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The BBC's Andrew Gilligan
"He is the only soldier in the room over the age of about seventeen"
 real 28k

Monique Nagelkerke, Save the Children
"Its a positive start"
 real 28k

Thursday, 25 May, 2000, 16:39 GMT 17:39 UK
Child soldiers to be disarmed
Abu Kamara
Abu Kamara, 14, has been removed from the front line
All children fighting in the Sierra Leone Army are to be disarmed and removed from the frontline following a request from the UK Government.

President Ahmad Tejan Kabbah told Britain's High Commissioner Alan Jones that all soldiers aged under 18 will now be demobilised from pro-government forces.

The request followed an outcry over a photograph of a 14-year-old boy carrying what appeared to be a British rifle which was printed in the UK press.

Meanwhile, the United Nations says it is in contact with rebel commanders in a bid to find a an alternative negotiating partner to detained rebel leader Foday Sankoh whom they say is no longer a "credible" person

This follows a report that the 29 United Nations peacekeepers who were freed earlier this week by rebels in Sierra Leone are reported to have returned to rejoin their units.

Child soldiers widepread

President Kabbah has said thta the photographed boy, Abu Kamara, has since been stripped of his weapon and removed from the war zone.


President Ahmad Tejan Kabbah
President Ahmad Tejan Kabbah: All under-18s will be demobilised
And any commanders allowing children to fight will be subjected to severe disciplinary action, the government now says.

Britain is expected to send about 10,000 self-loading rifles and hundreds of thousands of rounds of ammunition to the west African country

It is part of its commitment to help the Sierra Leone Government defeat Revolutionary United Front rebels.

According to United Nations' estimates, more than 100,000 child soldiers are fighting in conflicts in Africa.

Many countries including Angola, Sierra Leone and Uganda have children as young as seven fighting for their governments.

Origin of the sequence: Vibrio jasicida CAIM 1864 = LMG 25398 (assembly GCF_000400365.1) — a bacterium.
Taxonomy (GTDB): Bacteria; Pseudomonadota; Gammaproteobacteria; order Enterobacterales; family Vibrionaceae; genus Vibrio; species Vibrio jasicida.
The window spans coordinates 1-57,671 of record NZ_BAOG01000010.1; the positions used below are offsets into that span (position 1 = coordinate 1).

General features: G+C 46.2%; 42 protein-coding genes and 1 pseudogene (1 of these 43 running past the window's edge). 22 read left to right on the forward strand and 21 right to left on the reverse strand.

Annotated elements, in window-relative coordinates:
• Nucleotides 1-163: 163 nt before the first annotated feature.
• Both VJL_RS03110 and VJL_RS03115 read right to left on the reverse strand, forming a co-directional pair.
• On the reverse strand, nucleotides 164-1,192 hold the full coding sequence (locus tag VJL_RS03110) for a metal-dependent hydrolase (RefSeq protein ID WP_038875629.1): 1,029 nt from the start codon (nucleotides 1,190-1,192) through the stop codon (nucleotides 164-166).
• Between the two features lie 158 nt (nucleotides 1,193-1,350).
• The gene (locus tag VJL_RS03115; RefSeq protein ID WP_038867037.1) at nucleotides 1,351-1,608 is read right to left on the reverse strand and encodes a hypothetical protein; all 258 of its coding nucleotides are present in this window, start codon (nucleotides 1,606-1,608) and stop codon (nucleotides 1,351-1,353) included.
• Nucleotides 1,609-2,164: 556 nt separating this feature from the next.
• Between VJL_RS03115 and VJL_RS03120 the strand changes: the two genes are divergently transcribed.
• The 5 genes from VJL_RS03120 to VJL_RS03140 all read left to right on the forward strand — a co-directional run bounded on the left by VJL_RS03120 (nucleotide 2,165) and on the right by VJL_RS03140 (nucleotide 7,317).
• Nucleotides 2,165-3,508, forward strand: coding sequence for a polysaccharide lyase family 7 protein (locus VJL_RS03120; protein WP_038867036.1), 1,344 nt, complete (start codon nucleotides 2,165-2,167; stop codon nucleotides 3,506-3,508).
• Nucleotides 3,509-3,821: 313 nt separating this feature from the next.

Aid workers estimate that as many as half the 15,000 rebel fighters in Sierra Leone may be children.

Antonio Cabral, Cafod's programme officer for Sierra Leone, said: "They use them because they are agile, and under the influence of drugs they have no fear. They are frontline troops."

Hostages

The 29 freed Zambian peacekeepers who were the latest group of hostages released by the RUF rebels on the border with Liberia, are reported to have returned to rejoin their units.

The rebels are still holding about 260 UN soldiers, most of them from Zambia.

The UN says it hopes more will be released before the weekend.

On Wednesday four government soldiers and two foreign journalists were killed in a rebel ambush.

The journalists were travelling in army trucks when they came under fire near the strategic Rogberi Junction about 80 km (50 miles) north-east of Freetown.

Also on Wednesday, the UN said six peacekeepers had died since the beginning of the month and another six corpses discovered wearing UN uniforms need to be formally identified.

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See also:

25 May 00 | Africa
Fatal ambush in Sierra Leone
20 May 00 | Africa
UN to boost Sierra Leone force
17 May 00 | Africa
Fighting against child soldiers
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